University's IT outsourcing could trigger discrimination lawsuit
- 17 November, 2016 14:03
A group of laid-off IT workers at the University of California, San Francisco may resort to filing a lawsuit against the school, accusing it of discrimination by outsourcing their jobs to an all Indian staff.
It's a legal tactic that U.S. IT workers are increasingly considering to try and block employers from allegedly replacing their jobs with foreign workers.
In the case of UCSF, the school is dismissing 49 permanent employees from its IT department and contracting the work to outside firms. But in doing so, the school is also getting rid of a diverse staff comprised of Americans from various ethnicities, and replacing them with Indian workers from one of the contractors, the laid-off workers said.
“We believe this lay-off is illegal,” said J. Gary Gwilliam, an attorney representing 10 of the workers, on Wednesday.
Gwilliam’s law firm has already filed formal complaints alleging discrimination with California’s Department of Fair Employment and Housing. The complaint alleges that the university’s outsourcing plan intentionally discriminated against the laid-off workers based on their national origin: the U.S.
On Monday, the department granted the affected workers the right to sue the university.
“The second issue is age discrimination,” Gwilliam said. “48 of the 49 people that they are laying off are 40 years or older. And they are in the protective range for age discrimination.”
However, U.S. courts might not necessarily be swayed by the legal arguments.
Sara Blackwell is a labor attorney who is helping laid-off IT workers from Disney oppose their outsourcing. She too is working to file lawsuits on behalf of her clients, alleging that Disney discriminated against its employees based on their status as American workers. But she expects challenges.
"What companies argue is 'We didn't replace them with foreigners. We restructured and then we terminated the department, regardless of age, sex, ethnicity. It was they (the outsourcing company) that hired the foreign workers,'" she said.
UCSF also claims it has acted lawfully and that the outsourcing will help it save more than US$30 million over five years.
Gwilliam is well aware the school will contend it's done nothing wrong, but he called this outsourcing a "classic case" of employee discrimination. He previously represented clients laid off at the Lawrence Livermore National Laboratory, who alleged wrongful termination and age discrimination. That case resulted in a $37.25 million settlement for 129 workers.
His clients hope that UCSF will reverse its decision to outsource their work to an India-based IT services firm called HCL. But if not, the affected workers might choose to sue the school for damages, after they leave their jobs in February, he said.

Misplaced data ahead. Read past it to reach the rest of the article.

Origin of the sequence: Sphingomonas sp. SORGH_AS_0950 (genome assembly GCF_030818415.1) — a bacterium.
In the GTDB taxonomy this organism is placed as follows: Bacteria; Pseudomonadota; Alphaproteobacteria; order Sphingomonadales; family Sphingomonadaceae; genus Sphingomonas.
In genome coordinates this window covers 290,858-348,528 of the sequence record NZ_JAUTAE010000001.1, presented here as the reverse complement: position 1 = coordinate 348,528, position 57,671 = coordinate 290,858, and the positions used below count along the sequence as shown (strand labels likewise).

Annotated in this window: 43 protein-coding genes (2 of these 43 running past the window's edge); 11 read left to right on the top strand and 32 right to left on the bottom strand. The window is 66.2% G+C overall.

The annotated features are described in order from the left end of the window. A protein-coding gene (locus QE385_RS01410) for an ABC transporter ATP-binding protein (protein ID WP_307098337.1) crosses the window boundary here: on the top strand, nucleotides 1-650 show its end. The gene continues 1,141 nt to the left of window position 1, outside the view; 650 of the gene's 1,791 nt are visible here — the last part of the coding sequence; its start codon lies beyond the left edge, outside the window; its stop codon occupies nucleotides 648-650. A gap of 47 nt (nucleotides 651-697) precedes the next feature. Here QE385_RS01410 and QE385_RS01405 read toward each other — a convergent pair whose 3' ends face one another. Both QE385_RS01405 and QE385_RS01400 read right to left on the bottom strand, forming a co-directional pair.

“Money talks,” Gwilliam said of the potential lawsuit. “Hopefully that will deter future conduct and future layoffs of this kind that we contend are illegal.”
The layoffs at UCSF represent a rare case of a public university outsourcing IT jobs to a foreign firm, but labor experts say it might influence IT practices in higher education.
UCSF, however, claims the restructuring will also improve its IT services and cybersecurity, the school said in a statement on Tuesday. In addition to entering an agreement with the India-based HCL, UCSF has also hired security firm FireEye and Dell as contractors.
But laid-off workers from the school fear the IT services at UCSF will suffer due to the outsourcing. System architect Audrey Hatten-Milholin has worked at the school for 17 years, but has been forced to train her incoming replacements before she leaves in February.
Those replacement workers from HCL are young and attempting to learn all the details about the school’s IT services within only a few months, she said.
“Of the people they are laying off, there is a lot of institutional knowledge that you can’t train in two weeks. You can’t train in two months,” she said. “I don’t think they will be ready.”
In the future, much of that work will also be done remotely. According to Hatten-Milholin, 80 percent of it will be handled from India. The remaining 20 percent will involve HCL sending replacement workers to the school on H-1B visas.
UCSF, however, claimed it’s not replacing any employees through the use of the controversial H-1B visa program. Nor will HCL under the current service agreement, the school said.
Nevertheless, the laid-off workers have been required to train their incoming replacements or risk losing some of their severance, they said.
“I don’t think what we’re doing – taking advantage of H-1B visa loopholes and shipping jobs overseas to lower costs – is a good idea,” said Kurt Ho, another laid off worker. “It doesn’t help improve healthcare. It doesn’t help improve education.”
He’s also concerned about the security risks, especially as UCSF also runs hospitals and conducts valuable medical research. UCSF will have to grant network access overseas to an Indian-based company -- giving hackers another avenue to target the school, he said.
“I’m very concerned that (UCSF) researchers are not aware that their data is going to be managed by a group in India,” he said. “Patient, researchers, doctors, students and everyone out there needs to be aware of what’s going on.”
But UCSF contends that the school is taking proper precautions. All school data will remain stored in the U.S., it said in a statement. All HCL employees will also receive “UC security awareness” training and be required to comply with the U.S.’s HIPAA rules on data security.
“The vast majority of UCSF’s IT services will remain in house,” the school has said. Although 49 permanent positions with the IT department are being cut, that represents only 8 percent of its centralized IT work force. UCSF is also trying to find new jobs for the laid-off workers at other University of California campuses.